• Empathy-based Inquiry: The Change leader has a responsibility to ask the questions which the impacted workforce will not think to ask, due primarily to the empathetic lens through which he/she views the project. For example, if a sales process get re-engineered to accommodate a new CRM tool, the change leader must ask how the sales team can be expected to hit certain goals (e.g. meetings per day), given heightened documentation requirements.
  • Intuition and Pattern Recognition: A change leader, whether internal to the business or external to the company, must instinctively be on the lookout for recognizable patterns from prior projects or other industries. These indicators enable the leader to suggest and test potential sources of resistance that are not yet explicit. If a finance manager in an automotive company reacts to a new budgeting process in a specific way, it is not unlikely that someone in that same role at a pharmaceutical company won’t have similar concerns. These possibilities must be mentally captured and documented for the team’s collective consideration.

While the change leader is not typically wearing a trench coat and a hat characteristic of modern day detectives, high performing change management teams are actively investigating the less obvious sources of resistance to business initiatives. They do this by listening and learning, asking and empathizing, connecting and engaging, so that proposed changes in the business can be openly discussed with the right people and with the right concerns at hand.

(this article was reposted from the website of Blossom Growth Partners (

Igniting Your Company’s Culture: From Vacuum to Boardroom

Really important work is completed at companies big and small to make explicit what is already in the hearts and minds of their people – the cultural values of the enterprise. Yet for so many companies, these principles live as a framed document created at one moment in time and never generating the kind of business impact considered so promising at their inception.

How do we take a corporate culture from a “vacuum” within which many might think it now lives and into a “boardroom” where the underlying values can come alive and thrive? This is a legitimate question on several fronts. First, the integrity of a culture and its associated values are only as strong as one’s ability to apply the culture on the job and in the market. Second, there is a precious time investment associated with the articulation of a culture/values/desired behaviors, whether tacitly or analytically defined. A lack of discipline and leadership to execute these behaviors within the business would seem to be unacceptable. Finally, there is a negative impact on the human reaction to a culture that is sedentary and dated. Such an impact can harm recruiting efforts, competitive differentiation in the market, and organizational morale.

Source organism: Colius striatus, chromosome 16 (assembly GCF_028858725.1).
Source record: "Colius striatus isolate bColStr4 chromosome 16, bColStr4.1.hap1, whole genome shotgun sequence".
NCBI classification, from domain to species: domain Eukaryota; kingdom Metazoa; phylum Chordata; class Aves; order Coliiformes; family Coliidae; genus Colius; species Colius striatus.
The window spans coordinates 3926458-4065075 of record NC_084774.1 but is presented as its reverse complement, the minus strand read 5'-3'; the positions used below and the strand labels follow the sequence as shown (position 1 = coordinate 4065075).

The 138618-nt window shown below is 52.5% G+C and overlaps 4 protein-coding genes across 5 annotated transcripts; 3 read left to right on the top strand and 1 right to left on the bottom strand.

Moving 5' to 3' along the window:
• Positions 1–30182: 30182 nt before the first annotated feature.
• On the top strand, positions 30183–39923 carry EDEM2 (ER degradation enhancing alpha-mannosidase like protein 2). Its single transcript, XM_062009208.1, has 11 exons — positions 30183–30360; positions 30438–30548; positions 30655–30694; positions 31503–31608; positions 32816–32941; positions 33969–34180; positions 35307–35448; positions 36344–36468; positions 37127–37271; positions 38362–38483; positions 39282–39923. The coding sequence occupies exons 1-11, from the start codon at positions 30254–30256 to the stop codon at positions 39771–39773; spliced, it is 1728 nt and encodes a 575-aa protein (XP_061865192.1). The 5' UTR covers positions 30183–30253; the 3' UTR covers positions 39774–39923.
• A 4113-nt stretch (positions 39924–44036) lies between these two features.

So what types of cultural bridges or tactics can bring our culture and human capital values to life and serve a productive role for the business?

Years ago I worked with a financial services company that had a small, but growing, multi-family lending division. Despite the positive momentum of its strong brand, low transaction fees, and a strong sales team, this bank faced strong headwinds related to its success in creating a positive “customer experience”. Specifically, formal customer feedback called out the insufficient way in which the sales team Communicated with borrowers during the lending process, the Accuracy of the information borrowers received (e.g. interest rates), the Reliability of the data and documentation deadlines posted, and the overall Ease of doing business (e.g. efficiency, steps in the process). We called this unfortunate acronym C-A-R-E. We then leveraged the bank’s core values to articulate a new sales culture built around an improved CARE sales process with a commitment to dramatically elevating the customer experience. The charismatic President of this division was at the forefront of this initiative, advocating the importance of becoming a CARE sales manager.